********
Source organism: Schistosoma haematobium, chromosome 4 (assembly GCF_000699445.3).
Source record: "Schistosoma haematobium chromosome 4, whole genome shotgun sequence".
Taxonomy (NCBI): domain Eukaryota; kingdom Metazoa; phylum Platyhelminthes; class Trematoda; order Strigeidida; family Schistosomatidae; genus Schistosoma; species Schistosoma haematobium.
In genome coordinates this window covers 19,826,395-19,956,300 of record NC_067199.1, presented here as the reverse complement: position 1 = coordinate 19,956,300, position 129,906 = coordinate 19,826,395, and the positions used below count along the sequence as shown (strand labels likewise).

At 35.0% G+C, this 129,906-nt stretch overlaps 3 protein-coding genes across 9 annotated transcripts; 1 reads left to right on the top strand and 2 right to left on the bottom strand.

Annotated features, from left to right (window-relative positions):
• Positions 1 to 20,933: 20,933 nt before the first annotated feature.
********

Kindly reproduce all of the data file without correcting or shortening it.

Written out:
Source organism: Schistosoma haematobium, chromosome 4 (assembly GCF_000699445.3).
Source record: "Schistosoma haematobium chromosome 4, whole genome shotgun sequence".
Taxonomy (NCBI): domain Eukaryota; kingdom Metazoa; phylum Platyhelminthes; class Trematoda; order Strigeidida; family Schistosomatidae; genus Schistosoma; species Schistosoma haematobium.
In genome coordinates this window covers 19,826,395-19,956,300 of record NC_067199.1, presented here as the reverse complement: position 1 = coordinate 19,956,300, position 129,906 = coordinate 19,826,395, and the positions used below count along the sequence as shown (strand labels likewise).

At 35.0% G+C, this 129,906-nt stretch overlaps 3 protein-coding genes across 9 annotated transcripts; 1 reads left to right on the top strand and 2 right to left on the bottom strand.

Annotated features, from left to right (window-relative positions):
• Positions 1 to 20,933: 20,933 nt before the first annotated feature.